Once we identify more strongly with our true self, our connection to others becomes more apparent. We can no longer stand by and witness the persecution of others because their persecution is our persecution. Refusing to consider scripture and the life around us as a reflection of our inner world is like praying with one eye open. We allow into our awareness only those parts of reality that support our ego-self. And those at the margins pay the price for our ignorance.

I will attempt to wrap up the loose ends of this discussion next week.

This is the 33rd in the series of Life Notes titled, Praying With One Eye Open.

Prefer to listen? Subscribe to Life Notes Podcasts at https://itunes.apple.com/us/podcast/life-notes-podcast/id1403068000

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 Poor Stewardship

Should not shepherds feed the sheep? You eat the fat, you clothe yourselves with the wool, you slaughter the fatlings; but you do not feed the sheep. You have not strengthened the weak, you have not healed the sick, you have not bound up the injured, you have not brought back the strayed, you have not sought the lost, but with force and harshness you have ruled them. Ezekiel 34:2a-4

I have found myself in positions of stewardship since 6th grade, when I was the Chief Crossing Guard for my school. My responsibility was to assign a trained crossing guard to each intersection around the school before and after classes. In the days before paid, adult crossing guards, the 6th grade class shepherded the younger children safely across the streets. Being appointed the Chief crossing guard was an honor of sorts, I suppose, but it seemed a lot of responsibility at the time.

A shepherd stewards the sheep in his or her care – leading them to food and water, keeping them safe from predators, healing their wounds, and reuniting them with the flock when they wander away. Near the end of the Gospel of John, Jesus tells Peter that those who love him (Jesus) will feed his sheep. Good stewards take their responsibility seriously, understanding it to be a holy calling. There are numerous examples of solid, sacrificial stewards in our history: Gandhi, Mother Teresa, Martin Luther King, and Florence Nightingale to name a few. They used the power, authority, gifts, and talents available to them for a higher purpose – lifting others up – and not allowing the allure of personal gain to deflect them from their calling.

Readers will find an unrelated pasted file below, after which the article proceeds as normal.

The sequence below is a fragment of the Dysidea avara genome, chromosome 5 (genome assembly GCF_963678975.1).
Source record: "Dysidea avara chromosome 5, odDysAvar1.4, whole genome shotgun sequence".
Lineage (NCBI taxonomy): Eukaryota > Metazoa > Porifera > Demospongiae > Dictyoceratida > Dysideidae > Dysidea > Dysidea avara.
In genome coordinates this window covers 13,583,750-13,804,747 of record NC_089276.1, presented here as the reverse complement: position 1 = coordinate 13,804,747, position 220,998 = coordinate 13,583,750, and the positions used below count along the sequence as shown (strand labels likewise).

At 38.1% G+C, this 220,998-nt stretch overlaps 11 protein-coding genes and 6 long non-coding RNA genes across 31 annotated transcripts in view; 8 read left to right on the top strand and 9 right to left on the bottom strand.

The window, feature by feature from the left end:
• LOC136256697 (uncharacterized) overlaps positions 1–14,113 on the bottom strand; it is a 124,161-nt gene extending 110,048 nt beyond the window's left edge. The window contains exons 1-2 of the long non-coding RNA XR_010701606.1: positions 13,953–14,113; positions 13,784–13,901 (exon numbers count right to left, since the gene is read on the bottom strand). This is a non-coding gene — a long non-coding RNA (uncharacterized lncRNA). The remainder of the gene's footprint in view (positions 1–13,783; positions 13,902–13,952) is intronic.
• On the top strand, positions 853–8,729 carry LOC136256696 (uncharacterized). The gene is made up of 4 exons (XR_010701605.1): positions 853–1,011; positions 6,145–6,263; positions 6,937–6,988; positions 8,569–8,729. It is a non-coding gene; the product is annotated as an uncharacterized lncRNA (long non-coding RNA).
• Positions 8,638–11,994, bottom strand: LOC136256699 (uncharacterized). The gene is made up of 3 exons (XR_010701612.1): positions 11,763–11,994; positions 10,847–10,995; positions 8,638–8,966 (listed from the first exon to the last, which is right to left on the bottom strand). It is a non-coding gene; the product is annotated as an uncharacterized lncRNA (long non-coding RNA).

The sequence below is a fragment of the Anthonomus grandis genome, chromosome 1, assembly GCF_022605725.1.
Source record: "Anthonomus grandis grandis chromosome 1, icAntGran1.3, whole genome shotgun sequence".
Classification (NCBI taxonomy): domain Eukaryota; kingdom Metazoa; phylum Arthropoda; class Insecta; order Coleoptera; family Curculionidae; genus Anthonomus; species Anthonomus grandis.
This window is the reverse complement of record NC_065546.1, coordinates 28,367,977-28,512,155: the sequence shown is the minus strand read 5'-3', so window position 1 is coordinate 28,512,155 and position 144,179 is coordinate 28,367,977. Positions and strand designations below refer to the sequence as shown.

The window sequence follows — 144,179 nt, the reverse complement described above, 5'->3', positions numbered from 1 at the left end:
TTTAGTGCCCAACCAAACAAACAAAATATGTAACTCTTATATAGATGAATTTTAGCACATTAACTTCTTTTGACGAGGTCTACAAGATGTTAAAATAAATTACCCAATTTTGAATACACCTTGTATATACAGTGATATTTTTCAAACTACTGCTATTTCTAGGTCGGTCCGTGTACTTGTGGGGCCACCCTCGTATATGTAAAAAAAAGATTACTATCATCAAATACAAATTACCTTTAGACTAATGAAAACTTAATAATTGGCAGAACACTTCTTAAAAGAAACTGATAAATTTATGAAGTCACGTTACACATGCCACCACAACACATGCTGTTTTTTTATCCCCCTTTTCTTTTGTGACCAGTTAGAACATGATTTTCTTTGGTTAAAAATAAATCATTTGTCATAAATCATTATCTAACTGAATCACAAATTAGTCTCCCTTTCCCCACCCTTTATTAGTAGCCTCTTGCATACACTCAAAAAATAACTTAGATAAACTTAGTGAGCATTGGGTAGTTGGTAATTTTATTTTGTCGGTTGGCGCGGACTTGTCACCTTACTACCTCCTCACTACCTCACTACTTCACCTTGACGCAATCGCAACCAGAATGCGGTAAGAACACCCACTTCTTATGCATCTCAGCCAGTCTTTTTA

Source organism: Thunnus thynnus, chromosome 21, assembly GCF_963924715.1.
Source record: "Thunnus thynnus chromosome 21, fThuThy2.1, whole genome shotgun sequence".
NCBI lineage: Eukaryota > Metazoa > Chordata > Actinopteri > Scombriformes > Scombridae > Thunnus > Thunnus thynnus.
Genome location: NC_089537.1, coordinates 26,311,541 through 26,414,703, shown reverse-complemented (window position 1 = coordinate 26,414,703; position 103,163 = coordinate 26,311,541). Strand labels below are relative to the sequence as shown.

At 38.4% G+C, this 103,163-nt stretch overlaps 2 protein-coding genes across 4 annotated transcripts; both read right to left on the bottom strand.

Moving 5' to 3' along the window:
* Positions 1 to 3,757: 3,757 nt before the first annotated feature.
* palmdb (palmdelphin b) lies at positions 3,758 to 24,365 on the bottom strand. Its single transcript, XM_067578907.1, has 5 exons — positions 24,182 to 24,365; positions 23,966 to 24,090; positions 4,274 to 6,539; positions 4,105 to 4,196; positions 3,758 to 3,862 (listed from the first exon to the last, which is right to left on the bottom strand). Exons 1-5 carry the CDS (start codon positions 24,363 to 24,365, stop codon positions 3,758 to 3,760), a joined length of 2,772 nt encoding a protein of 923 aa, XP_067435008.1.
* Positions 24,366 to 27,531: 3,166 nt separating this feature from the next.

The writer of the book of Ezekiel proclaimed God’s judgment on the poor stewards of his day, calling them shepherds who used their sheep for personal gain. These were harsh words directed at the behavior of the unethical “shepherds.” Although I know there are excellent and faithful stewards in our world today, it seems the poor stewards – the ones who steal from their charges – are more likely to be glorified. News stories abound about greed in the C-Suites and Boardrooms of corporations. Many people consider an honest politician to be an oxymoron. Ministers and Elders of churches too often treat themselves as being among the needy in their care. Is this type of behavior the norm today? I do not believe it is. My point, however, is that the examples of stewardship we are most likely to find in the news are examples of poor stewardship. God calls us to be faithful stewards, using the resources available to us for the care of those in need. As in Ezekiel’s day, we are to strengthen the weak, heal the sick, and lead the strays back into the family.

Come home to church this Sunday. Find a flock to join…or a flock to tend.